* Once you have eaten and exercised, then it is time to rest. With humpback whales, rest commonly comes in the form of logging, just floating along at the surface of the water allowing the lighter density of your blubber to keep you afloat while you allow one side of your brain to be shut down. This is called logging.
* The feeding behavior of July 13 was a little subdued. What was not was the breaching of the calves. Breaching humpback whale calves were reported by almost every trip today. A breach is any time the animal throws part or all of its body up out of the water. Like the flippering of yesterday, it is thought to be exercise, play behavior, communication, and grooming.
* And we should have another look at the Charles Morgan.
* Or two.
* There was a lot of movement on July 14. Large numbers of whales were reported by nearly every trip (a dozen and a half to nearly three dozen humpback whales). Most of the sightings throughout the day were of whales travelling. Early on, there was some logging, but most of the day the whales were seen moving around, likely looking for spots where the schooling fish was the thickest. In the evening, though, big groups of humpback whales were found (with a fog closing in) feeding deep beneath the surface. Beautiful, close looks were had at these animals while they were at the surface.
* Four whalewatch naturalists report a huge day of feeding on July 15. Most of the reports are of large groups of humpback whales working cooperatively and coming up through the same bubble system. Some reports say there are groups of as many as nine whales in a single bubble system.
* If those photos don’t do something for you, nothing I can add will.
* Despite the rain and, at times, heavy downpours, July 16 turned out to be a fantastic day to whalewatch. If you could brave the wet conditions, you were rewarded with the array of humpback behaviors. The two mentioned most often by the naturalists on the water today were breaching and curious boat approaches. It is hard to say which of the two gives you a better look at the whale. When they breach, more of their body is above the surface and visible to the eye, but when they are curious and just surfacing on either side of the boat, they are close and they are moving slow.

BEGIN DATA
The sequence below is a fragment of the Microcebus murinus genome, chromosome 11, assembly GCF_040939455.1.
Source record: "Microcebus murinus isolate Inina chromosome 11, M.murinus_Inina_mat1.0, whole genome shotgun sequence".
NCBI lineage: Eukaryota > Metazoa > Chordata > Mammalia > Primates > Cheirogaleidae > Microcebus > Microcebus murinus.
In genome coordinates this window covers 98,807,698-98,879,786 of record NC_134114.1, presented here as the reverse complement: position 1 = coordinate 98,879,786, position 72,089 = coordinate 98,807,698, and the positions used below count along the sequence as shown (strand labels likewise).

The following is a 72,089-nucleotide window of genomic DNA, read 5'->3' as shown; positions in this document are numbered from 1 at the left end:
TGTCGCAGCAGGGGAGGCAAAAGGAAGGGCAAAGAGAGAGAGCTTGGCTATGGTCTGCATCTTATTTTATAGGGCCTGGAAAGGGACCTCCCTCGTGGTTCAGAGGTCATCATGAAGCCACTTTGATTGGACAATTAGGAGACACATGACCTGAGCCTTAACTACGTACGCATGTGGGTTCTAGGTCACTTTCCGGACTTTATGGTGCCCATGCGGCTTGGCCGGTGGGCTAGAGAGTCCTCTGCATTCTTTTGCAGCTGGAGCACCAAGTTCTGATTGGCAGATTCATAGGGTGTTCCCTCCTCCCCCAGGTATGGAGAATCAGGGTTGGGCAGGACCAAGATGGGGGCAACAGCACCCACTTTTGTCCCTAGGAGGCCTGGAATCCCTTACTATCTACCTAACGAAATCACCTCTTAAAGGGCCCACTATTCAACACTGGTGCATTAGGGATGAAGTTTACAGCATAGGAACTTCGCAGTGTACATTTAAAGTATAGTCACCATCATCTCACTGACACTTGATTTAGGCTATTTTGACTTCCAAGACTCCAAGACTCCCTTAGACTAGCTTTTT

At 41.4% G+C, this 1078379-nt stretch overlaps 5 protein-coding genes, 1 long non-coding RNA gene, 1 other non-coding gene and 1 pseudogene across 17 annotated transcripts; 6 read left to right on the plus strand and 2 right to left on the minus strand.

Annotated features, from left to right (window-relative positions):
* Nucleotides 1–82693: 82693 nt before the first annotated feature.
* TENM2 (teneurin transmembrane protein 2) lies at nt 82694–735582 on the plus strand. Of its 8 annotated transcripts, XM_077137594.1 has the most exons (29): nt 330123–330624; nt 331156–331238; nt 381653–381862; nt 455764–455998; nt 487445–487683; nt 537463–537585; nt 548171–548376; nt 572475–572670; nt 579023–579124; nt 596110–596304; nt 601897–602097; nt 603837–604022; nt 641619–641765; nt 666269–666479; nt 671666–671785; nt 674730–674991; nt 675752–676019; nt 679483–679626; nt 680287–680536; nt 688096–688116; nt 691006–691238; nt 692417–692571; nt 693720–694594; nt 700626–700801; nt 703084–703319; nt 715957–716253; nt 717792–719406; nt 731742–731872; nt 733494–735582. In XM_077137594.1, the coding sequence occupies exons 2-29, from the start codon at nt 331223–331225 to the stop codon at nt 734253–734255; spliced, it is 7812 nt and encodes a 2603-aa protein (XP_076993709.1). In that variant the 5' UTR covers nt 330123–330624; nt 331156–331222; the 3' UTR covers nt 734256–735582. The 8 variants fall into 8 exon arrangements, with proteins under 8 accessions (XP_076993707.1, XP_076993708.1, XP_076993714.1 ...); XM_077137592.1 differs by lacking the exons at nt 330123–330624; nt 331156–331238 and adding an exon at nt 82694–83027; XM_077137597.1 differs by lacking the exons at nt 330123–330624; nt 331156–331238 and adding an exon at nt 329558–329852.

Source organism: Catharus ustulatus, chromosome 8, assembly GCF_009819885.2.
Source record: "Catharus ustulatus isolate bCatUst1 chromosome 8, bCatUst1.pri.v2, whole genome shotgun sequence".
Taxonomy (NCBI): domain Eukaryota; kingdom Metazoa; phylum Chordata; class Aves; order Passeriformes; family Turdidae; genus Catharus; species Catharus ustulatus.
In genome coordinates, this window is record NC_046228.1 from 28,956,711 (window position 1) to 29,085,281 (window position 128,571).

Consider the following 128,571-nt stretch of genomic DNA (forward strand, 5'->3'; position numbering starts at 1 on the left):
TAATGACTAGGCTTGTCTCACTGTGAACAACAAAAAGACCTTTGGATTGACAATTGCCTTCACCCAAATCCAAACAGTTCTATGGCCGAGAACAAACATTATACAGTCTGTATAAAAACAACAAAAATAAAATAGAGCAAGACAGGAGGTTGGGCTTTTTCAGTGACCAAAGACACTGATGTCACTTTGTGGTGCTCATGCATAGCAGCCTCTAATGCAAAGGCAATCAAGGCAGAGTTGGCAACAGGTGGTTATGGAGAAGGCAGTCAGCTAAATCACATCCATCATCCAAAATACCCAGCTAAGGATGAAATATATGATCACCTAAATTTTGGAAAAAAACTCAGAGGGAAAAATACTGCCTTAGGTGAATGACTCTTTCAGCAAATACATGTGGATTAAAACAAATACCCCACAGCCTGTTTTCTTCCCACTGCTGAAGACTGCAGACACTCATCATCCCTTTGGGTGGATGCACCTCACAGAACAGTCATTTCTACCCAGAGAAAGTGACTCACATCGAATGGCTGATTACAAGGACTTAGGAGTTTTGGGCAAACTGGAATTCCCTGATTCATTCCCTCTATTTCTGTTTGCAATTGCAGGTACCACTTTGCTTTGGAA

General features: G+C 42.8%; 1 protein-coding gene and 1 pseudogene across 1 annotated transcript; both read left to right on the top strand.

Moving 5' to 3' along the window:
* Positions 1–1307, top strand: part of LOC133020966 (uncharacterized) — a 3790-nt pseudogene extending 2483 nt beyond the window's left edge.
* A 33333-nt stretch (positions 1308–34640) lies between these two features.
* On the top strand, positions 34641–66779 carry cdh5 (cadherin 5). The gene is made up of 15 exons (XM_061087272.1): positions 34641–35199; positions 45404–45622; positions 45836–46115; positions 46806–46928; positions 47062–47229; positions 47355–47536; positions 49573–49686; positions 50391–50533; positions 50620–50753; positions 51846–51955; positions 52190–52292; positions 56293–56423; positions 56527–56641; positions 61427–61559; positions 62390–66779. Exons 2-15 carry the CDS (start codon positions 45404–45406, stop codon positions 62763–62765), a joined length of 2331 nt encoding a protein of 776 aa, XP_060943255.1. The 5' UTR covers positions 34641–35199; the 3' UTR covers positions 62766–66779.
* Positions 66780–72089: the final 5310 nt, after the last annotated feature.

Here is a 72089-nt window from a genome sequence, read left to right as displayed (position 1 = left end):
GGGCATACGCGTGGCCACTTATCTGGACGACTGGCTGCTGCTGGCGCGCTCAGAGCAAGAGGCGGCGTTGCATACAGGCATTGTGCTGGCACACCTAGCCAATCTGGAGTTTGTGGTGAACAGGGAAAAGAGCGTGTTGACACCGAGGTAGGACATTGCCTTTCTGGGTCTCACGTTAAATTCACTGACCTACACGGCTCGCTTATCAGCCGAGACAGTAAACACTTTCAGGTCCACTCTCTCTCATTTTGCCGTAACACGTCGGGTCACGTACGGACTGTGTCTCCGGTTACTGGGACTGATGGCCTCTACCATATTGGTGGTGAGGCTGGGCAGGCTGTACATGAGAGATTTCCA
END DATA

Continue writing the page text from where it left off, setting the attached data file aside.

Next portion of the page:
* Which do you think gives a better look?
* July 17 started as a restful day for the humpback whales around the coast of Cape Cod. But, as morning turned to afternoon, the feeding behavior began again.
* If a picture is worth a thousand words, I should need say no more.
At Dolphin Fleet, we want all our passengers to know we are doing our part to protect you, our staff, and community. Your safety and well-being is the number one priority while with us. Dolphin Fleet has developed additional protocols and procedures to maintain a safer environment for our staff and guests during this time.
We have reduced our capacity for more comfort for our guests. All un-vaccinated passengers (over the age of 2) are requested to wear face masks.
Vaccinated passengers are not required to wear masks on outer decks although we highly recommend them; this is for the safety of everyone. Masks are required for all wishing to enter the enclosed cabin. Food, beverages and coolers will not be allowed onboard, with the exception of infant needs. Please visit our COVID-19 Policies and Procedures for more information. We are excited to see you soon and get you out on the water for another whale watching season!